A filthily fun example is heard on NUMBER 1 PUSSY, where she owns her desirability like a braggadocious male artist. “Gold medal puss,” she sings over a thumping baseline, “she winning every race, my pussy is gourmet and you love love love the way it tastes”

“It’s funny and it’s unexpected,” she says. “I think the more I played around with just being really vulgar and crass, the more people kind of enjoyed it.”

Sex-positive feminism in music has become increasingly prevalent in recent years, with BIG WETT often drawing parallels to the likes of Kim Petras, Peaches, and COBRAH. 

Despite what the bimbo-esque BIG WETT character may suggest, there is nothing vacuous about the act’s intent. At the core of this project is a beamingly positive artist who wants people to feel good through her music. 

“I want them to wake up in the morning and feel like they want to jump out of bed,” she says excitedly. “Like they want to dance in the mirror. I want them to feel hot and cool and confident. “That they want to shoot their shot with someone and send them a text and ask them out for coffee.”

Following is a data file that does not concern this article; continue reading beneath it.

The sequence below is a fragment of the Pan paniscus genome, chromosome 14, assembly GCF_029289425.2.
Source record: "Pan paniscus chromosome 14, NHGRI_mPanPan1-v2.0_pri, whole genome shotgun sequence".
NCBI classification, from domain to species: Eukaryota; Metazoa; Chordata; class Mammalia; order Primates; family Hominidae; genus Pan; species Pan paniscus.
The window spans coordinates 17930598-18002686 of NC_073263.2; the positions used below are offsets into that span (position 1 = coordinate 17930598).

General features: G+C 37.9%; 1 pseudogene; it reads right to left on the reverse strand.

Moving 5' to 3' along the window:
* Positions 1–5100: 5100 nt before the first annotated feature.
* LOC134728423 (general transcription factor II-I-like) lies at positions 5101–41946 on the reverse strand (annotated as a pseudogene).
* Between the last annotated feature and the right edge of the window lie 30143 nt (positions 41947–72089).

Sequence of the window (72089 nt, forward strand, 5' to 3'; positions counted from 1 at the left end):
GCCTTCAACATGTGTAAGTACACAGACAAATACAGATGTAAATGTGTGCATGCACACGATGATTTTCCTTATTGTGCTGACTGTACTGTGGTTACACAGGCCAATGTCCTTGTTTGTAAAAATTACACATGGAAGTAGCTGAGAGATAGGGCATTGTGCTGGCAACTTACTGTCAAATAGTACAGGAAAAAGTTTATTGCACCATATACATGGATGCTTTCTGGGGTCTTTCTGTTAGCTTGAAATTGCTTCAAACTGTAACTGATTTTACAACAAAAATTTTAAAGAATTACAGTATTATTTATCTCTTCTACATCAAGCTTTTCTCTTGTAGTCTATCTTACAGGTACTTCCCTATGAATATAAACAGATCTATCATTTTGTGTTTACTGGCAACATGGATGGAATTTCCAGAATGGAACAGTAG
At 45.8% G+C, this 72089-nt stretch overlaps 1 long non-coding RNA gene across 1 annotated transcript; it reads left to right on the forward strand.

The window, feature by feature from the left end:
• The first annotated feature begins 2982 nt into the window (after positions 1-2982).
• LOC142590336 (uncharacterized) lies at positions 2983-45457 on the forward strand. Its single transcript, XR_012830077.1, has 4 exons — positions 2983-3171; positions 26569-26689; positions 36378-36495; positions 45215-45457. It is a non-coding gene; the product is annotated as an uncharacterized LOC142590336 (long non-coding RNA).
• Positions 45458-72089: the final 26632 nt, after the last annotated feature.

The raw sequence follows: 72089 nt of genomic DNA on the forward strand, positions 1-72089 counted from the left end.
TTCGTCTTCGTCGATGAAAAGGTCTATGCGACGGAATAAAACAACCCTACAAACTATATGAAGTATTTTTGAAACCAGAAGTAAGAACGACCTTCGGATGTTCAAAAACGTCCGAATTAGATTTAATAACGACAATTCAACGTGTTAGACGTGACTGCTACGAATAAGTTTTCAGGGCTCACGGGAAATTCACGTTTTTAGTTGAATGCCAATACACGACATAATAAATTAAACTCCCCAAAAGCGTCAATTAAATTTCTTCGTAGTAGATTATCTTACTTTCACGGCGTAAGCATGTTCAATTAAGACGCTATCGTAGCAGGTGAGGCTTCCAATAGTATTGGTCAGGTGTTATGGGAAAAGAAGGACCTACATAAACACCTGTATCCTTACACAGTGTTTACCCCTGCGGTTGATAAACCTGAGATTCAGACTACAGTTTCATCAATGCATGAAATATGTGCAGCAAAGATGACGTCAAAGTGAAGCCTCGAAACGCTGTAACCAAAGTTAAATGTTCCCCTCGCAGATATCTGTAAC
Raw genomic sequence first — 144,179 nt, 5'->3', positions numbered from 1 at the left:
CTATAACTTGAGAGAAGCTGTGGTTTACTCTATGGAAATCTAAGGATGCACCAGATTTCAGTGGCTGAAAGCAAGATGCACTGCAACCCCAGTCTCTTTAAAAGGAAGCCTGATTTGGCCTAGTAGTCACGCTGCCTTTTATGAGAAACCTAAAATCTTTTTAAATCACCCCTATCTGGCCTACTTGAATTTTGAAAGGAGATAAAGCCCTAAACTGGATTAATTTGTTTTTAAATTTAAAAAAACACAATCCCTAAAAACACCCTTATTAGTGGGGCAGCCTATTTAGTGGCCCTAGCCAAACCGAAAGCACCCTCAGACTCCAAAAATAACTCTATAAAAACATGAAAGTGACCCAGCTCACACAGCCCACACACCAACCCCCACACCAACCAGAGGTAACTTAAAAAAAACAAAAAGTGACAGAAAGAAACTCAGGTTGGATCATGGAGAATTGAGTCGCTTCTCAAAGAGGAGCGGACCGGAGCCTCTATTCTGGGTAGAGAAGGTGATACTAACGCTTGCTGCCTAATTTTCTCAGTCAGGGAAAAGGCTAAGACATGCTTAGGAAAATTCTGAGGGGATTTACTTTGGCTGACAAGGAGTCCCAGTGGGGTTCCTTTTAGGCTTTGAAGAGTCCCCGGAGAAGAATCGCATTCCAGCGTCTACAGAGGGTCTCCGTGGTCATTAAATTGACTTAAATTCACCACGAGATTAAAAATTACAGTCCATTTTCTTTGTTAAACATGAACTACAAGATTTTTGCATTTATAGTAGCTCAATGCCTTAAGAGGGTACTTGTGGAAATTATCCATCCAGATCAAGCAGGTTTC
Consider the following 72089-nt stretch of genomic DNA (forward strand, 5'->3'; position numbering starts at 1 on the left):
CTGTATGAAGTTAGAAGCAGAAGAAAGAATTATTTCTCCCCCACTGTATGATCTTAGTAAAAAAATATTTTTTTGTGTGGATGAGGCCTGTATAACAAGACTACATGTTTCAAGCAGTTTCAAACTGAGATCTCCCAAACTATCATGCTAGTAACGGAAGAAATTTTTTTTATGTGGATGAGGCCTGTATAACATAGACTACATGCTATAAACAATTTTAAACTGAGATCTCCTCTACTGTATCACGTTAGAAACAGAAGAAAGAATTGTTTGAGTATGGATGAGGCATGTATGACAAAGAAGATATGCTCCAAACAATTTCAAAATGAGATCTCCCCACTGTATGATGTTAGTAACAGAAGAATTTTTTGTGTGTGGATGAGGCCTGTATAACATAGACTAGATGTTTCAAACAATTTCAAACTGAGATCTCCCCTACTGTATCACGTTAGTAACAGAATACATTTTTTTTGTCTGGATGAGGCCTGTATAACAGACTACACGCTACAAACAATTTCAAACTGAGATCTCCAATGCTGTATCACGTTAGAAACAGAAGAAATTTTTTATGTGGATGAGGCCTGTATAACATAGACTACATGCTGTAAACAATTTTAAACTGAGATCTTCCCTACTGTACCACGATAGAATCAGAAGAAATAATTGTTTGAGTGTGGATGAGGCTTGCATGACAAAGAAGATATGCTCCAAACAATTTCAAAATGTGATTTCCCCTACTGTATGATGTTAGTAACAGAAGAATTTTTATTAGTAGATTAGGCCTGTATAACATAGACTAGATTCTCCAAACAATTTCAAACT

Most importantly, she says physical attributes are inconsequential when it comes to adopting this attitude.

“Being hot isn’t about what you look like, it’s about the vibe you bring,” she states fervently. “It’s about your personality. Being hot is being someone that you want to spend time with. They’re interesting and funny, they make you feel good about yourself and they feel good about themselves. It’s like a positive energy that’s addictive, and I think that’s kind of what I’m trying to convey.” 

Her social media is frequently flooded with comments from fans – affectionately known as ‘wetties’ – expressing their gratitude for the ways BIG WETT music enriches their lives. Listeners have shared that she’s helped them feel more confident to exercise in public, given them the courage to be more sexually adventurous with their partner, or simply fuelled a boost in their mood. “If I’m ever feeling sad, I put on my own music because it makes me feel sassy and silly and hot and fun,” she says. 

Her dreams of pop ubiquity extend back decades, having expressed a strong affinity for the spotlight since childhood. “I’ve always been like the class clown, always doing things to make people laugh. I was in musical theatre and choir as a kid, I did a lot of dancing and gymnastics and cheerleading and singing. I always really wanted to be an actress.”